Anne Frank wrote her famous diary while hiding from the Nazis in a secret annex in Amsterdam. Though her story has touched millions over the decades, there are many who have claimed the diary was an assembled text.
The story of the Jewish teenage girl living in a secret annex with her family for two years while hiding from the Nazis is one that we all know almost by heart. Anne Frank was one of the first historical figures to put a face to the story of the millions of victims of the Holocaust. Her diary, translated into more than sixty languages and read by millions over the past decades, is still regarded as one of the most heartbreaking accounts of the horrors of the Holocaust.
However, almost since its publication in 1947, there have been doubts about the diary's authenticity. One of the things that made people doubt Frank's authorship was the use of language in some parts; it wasn’t exactly the vocabulary the average young girl would use. Still, despite this initial suspicion, the book became an instant bestseller in Europe, and later on, in the rest of the world.
The story, in case you don’t know, goes like this. The Frank family, along with four other people, hid for two years in a secret annex behind a bookcase in the building where Anne’s father, Otto, worked. It’s been historically accepted that they were betrayed and handed to the Nazis, and all of them were sent to concentration camps. The Frank family was transferred to Auschwitz, but eventually, Anne and her sister Margot were moved to Bergen-Belsen, where they died in 1945, most likely of typhus.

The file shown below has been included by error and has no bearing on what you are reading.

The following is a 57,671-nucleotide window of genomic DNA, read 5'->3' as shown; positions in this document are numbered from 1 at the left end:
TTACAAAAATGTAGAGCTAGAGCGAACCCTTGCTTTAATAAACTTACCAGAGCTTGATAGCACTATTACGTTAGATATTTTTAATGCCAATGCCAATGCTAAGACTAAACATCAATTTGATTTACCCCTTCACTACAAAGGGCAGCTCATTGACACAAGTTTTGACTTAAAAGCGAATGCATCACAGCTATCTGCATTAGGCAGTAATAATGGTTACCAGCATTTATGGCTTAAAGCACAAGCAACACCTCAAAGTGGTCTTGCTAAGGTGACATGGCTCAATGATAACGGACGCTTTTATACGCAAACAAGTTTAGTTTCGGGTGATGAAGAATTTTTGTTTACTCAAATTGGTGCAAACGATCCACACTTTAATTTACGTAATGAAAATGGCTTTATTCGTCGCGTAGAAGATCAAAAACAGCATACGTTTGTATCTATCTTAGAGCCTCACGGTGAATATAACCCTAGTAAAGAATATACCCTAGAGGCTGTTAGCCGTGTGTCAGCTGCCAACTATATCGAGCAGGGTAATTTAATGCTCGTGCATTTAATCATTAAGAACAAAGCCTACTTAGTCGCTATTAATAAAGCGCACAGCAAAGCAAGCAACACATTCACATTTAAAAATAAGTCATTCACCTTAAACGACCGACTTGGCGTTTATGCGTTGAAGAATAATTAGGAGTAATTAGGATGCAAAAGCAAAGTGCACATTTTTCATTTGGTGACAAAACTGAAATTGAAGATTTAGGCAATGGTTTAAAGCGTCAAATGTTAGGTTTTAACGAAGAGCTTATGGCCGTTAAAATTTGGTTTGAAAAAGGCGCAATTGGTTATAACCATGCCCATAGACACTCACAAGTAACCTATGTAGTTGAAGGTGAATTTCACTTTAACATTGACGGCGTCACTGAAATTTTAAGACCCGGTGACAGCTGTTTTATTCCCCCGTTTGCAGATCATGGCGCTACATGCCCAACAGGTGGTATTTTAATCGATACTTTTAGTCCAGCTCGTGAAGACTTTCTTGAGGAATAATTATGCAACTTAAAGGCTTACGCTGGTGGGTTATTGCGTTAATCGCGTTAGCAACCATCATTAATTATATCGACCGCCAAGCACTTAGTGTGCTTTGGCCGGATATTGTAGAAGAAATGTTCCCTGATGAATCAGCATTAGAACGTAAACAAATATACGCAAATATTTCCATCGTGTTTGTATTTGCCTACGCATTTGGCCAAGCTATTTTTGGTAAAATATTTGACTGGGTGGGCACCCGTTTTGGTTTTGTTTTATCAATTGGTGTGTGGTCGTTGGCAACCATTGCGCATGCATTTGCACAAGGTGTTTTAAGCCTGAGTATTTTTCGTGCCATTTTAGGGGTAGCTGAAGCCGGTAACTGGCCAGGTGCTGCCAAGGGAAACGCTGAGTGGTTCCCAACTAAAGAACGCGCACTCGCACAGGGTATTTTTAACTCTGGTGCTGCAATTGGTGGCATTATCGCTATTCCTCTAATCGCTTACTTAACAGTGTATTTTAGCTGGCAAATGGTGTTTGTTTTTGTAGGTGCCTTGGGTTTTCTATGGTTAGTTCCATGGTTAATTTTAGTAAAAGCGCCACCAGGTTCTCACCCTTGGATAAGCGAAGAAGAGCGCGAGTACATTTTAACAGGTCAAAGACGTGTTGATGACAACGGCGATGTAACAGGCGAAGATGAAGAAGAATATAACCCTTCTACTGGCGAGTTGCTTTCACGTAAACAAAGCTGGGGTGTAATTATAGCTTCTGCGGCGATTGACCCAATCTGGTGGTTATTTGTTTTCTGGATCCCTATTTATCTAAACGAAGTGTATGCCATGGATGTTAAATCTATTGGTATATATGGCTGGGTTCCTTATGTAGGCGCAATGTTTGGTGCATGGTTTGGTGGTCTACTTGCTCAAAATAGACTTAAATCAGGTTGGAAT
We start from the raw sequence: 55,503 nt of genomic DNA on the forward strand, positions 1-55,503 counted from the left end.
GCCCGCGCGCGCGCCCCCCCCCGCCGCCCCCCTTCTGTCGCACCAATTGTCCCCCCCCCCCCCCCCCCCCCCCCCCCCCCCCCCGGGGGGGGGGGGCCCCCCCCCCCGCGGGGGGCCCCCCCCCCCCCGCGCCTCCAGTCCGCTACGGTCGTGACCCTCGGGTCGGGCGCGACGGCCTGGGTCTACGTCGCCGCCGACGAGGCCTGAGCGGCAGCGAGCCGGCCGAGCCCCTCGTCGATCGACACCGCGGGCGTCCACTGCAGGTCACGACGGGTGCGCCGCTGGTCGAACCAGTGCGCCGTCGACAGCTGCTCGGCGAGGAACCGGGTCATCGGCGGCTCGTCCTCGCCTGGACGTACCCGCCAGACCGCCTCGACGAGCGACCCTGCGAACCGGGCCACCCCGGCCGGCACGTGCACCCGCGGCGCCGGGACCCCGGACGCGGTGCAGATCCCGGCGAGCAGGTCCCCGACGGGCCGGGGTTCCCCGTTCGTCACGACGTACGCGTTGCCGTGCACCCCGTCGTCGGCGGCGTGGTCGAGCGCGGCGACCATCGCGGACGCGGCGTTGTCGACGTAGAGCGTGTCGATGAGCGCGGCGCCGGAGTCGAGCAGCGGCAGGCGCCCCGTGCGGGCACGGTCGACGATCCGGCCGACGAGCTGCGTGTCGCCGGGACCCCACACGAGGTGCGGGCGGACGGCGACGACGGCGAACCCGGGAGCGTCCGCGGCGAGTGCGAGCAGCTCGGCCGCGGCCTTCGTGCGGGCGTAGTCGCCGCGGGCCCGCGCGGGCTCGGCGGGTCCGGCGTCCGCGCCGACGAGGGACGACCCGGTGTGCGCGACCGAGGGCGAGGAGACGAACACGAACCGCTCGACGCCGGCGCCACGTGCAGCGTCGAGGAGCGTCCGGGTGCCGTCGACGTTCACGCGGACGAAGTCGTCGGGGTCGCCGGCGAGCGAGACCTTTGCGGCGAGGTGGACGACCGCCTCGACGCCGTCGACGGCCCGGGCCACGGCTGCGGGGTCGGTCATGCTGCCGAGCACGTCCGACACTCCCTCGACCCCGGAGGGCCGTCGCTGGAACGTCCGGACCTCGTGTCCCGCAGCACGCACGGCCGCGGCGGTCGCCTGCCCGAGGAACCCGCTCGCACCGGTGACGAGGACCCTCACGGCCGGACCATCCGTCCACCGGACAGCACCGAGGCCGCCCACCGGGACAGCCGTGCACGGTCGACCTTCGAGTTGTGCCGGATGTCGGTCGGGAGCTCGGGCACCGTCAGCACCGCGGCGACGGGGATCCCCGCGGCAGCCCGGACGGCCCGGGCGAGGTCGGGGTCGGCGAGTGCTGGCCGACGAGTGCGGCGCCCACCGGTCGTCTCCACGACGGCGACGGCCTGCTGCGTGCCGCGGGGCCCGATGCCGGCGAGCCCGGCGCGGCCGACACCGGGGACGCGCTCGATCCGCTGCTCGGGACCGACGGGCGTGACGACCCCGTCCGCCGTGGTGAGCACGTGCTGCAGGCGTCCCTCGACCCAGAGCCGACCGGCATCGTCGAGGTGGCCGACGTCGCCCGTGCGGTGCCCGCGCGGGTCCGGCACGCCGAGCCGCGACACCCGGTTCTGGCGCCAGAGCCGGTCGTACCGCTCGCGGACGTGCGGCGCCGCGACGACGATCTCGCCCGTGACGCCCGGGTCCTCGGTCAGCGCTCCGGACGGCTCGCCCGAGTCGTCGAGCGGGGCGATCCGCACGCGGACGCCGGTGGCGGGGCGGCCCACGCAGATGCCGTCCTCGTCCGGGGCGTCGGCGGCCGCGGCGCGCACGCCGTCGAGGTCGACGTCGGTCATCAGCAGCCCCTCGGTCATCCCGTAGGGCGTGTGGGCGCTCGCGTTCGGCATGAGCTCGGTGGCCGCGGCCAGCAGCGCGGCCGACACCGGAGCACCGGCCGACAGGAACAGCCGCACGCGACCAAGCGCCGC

Read more: The Russian Anne Frank That Also Wrote A Diary During War
The only survivor of the Frank family was Otto, who, after being freed and returning to Amsterdam, found his daughter’s diary, which had been saved by his former secretary, Miep Gies. According to the story, at some point during their time in the annex, Anne decided to do some rewriting on her original diary. She started fictionalizing characters, including her own family members, and adding notes and loose sheets of paper with more writings. After a lot of thought, Otto decided to curate all of this material and get it published as one text. Years later, he created The Anne Frank Foundation to protect the rights of the text.
12 years after the diary's publication, Fria Order, a magazine published by Swedish National Federation, released a couple of articles about the diary, arguing that it was impossible for a girl that young to have written the text in that fashion and style. In addition, around that time, some documents from the New York Supreme Court appeared, confirming that Otto Frank had to pay the American-Jewish author Meyer Levin $50,000 “because he had used the dialogue of [Levin] just as it was an ‘implanted’ it in the diary as being his daughter’s intellectual work."